Brandon Soo Hoo
So after the previous episodes final setup for the big reveal to our main protagonists, it was no longer a matter of playing the waiting game. At this point, it becomes a matter of how long do we wait in this episode before the proverbial “shit hits the fan”. With director Robert Rodriguez back at the helm we could be forgiven for expecting an action packed episode. And that is precisely what we get. The long and sometimes unbearable wait is finally paid off with an episode heavy on the gore and violence.
The episode begins with a very faithful recreation of the epic Santanico Pandemonium dance scene. This makes sense seeing as Rodriguez was the one who crafted this scene in the original film. While he had directed a few of the previous episodes, it seems like even he had been biding his time and waiting to direct this episode. As has been the case with the show thus far, a few crucial changes have been made from the film. Obviously the biggest one is the addition of some characters (such as Freddie) and the removal of others (the awesome Frost character played by Fred “The Hammer” Williamson). During the climax of Santanico’s dance, we now get Freddie impaling Richie’s already injured hand with a knife to the table. This of course sets off Santanico revealing her true form and the beginning of the bar room massacre. A good chunk of the episode focuses on the bloodshed, followed by the remaining human principals spending way too much on exposition, while the vampire side of things reveals much more to the story.
So given that the show has been building to this moment pretty much from its inception, the question remains of whether or not it could live up to the expectations. And for the most part it does. We get beheadings, ripped throats, guts and intestines flying around. Pretty much all that any gorehound could ask for from a television show which quite obviously has a certain limit that films may not be subject to. Unfortunately one simple thing completely drags down the mayhem. Given that we are in 2014, it should be expected, but one can always remain hopeful that it would be avoided. Of course, I speak of the use of CGI blood. I’m not sure what has happened in Hollywood that the rampant overuse of CG blood has taken over, but it needs to have a lid put on it. Whether it is for cost-cutting reasons, or avoiding the mess that real fake blood requires, but whatever the reason there are numerous issues with its use. The main one simply being how completely fake it appears to be. It becomes so distracting at times that it takes you out of the action completely. Well, as much as you can given the subject matter of a Mexican bar full of bloodsucking vampires.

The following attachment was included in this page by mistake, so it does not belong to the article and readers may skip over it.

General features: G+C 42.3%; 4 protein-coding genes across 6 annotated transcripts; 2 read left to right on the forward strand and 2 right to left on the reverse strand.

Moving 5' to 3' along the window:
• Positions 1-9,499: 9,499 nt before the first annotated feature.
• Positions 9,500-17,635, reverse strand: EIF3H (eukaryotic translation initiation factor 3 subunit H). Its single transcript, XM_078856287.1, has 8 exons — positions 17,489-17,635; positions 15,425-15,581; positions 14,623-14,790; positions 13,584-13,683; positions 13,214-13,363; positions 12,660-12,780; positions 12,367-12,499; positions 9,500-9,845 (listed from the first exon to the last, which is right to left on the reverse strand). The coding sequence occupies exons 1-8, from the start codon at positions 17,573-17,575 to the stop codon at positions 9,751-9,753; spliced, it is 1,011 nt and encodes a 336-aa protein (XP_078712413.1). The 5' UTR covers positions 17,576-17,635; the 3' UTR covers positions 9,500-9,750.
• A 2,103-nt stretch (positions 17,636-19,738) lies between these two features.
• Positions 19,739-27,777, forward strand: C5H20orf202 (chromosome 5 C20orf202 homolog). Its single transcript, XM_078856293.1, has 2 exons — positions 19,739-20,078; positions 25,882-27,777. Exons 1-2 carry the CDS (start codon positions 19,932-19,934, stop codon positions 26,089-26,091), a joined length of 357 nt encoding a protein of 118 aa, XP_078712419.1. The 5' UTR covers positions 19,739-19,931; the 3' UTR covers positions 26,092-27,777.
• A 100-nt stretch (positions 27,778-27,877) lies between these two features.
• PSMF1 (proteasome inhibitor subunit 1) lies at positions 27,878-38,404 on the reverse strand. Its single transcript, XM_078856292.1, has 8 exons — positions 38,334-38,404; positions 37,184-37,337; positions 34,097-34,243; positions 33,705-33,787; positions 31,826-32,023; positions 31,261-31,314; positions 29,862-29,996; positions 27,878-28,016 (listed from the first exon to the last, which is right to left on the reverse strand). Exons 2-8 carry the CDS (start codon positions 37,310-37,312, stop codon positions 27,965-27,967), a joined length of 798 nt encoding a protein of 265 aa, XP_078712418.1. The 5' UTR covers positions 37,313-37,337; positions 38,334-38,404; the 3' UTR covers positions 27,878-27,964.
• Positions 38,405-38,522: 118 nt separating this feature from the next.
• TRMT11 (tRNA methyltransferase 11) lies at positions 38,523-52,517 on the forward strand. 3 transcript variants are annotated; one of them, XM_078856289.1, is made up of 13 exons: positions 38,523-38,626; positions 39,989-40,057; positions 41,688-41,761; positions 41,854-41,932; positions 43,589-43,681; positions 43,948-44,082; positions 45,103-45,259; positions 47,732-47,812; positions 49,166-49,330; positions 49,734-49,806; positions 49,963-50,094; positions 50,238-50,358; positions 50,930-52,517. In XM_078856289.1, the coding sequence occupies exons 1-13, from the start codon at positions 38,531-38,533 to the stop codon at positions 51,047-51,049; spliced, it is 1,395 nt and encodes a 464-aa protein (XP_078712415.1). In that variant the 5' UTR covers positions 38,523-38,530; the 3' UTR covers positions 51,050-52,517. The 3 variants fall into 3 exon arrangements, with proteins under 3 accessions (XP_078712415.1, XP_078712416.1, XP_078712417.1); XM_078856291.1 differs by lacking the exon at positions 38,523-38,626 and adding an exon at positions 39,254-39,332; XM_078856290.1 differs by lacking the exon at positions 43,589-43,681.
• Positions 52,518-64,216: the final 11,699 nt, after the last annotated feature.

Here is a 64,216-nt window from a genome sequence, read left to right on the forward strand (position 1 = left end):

Amongst the biggest changes involved here is the new backstory of the vampires. As opposed to traditional bloodsuckers, these creatures are based more on Mayan and Aztec religious iconography. This is all tied in with the snake imagery and worship, which also explains the shows new makeup for the vampires. Their fangs are more similar to a snakes fangs than traditional blood drinkers. And their skin appearance is somehow even more snakelike than it was in the original film. This is a more intriguing way of handling the villains as it helps to separate them from an oversaturated vampire market. We also are introduced into more backstory with the creatures and their hierarchy. While another interesting addition, it seems like it is added a little late and thus loses some of its effect. Given that we have been under the impression that Carlos and Santanico are at the top of the food chain, finding out that they are essentially “bitches” takes away a lot of the luster. This also makes their plan to take control seem less meaningful. Had we been introduced to some of these characters like Narciso earlier than the prior episode we may have been able to build somewhat of a connection, as opposed to the feeling that these characters are introduced just to be offed.
In the meantime, back with our human characters, we get an absolutely overwrought degree of exposition from Jake Busey‘s Sex Machine/Professor Tanner character. Remember the ending scene of the original Psycho when the psychiatrist comes in and basically explains everything away in a clumsy fashion? Well, these scenes are much like that, except way clumsier and overdone. I suppose the only good to come of it is giving Sex Machine a decent reason for being at the Titty Twister. And we do get another major change from the film in Richie’s connection with Santanico. It appears that he is more important to the vampires than originally hinted at. In the original film Richie is one of the first to bite the dust upon the vampires reveal, whereas here he has become a focal point of the story and where it can go from here. Whether that will continue or not is yet to be seen, as he is shot through the chest by Freddie to close the episode. Oh, and Freddie has been bitten, so it should also be intriguing to see how long before his transformation occurs, given that a few of the bystanders who were bitten by the very same Santanico have already turned. But of course, his change will most likely be delayed in order to help push the story forward.
At this point the series has finally gotten to where it needed to be, and the final three episodes should be offering something new as they have established new mythos and can really take off on their own path now that almost everything from the original film has been covered.
Stay tuned for the final Small Screen Terror editions covering the remainder of the show’s first season. It appears that the show has already been renewed for a second season, so it also remains to be seen if the season will have a definitive end to lead to a new story, or continue along the same story.
From Dusk Till Dawn The Series Episode Seven “Pandemonium” is currently available for instant streaming on Netflix worldwide (except in the United States).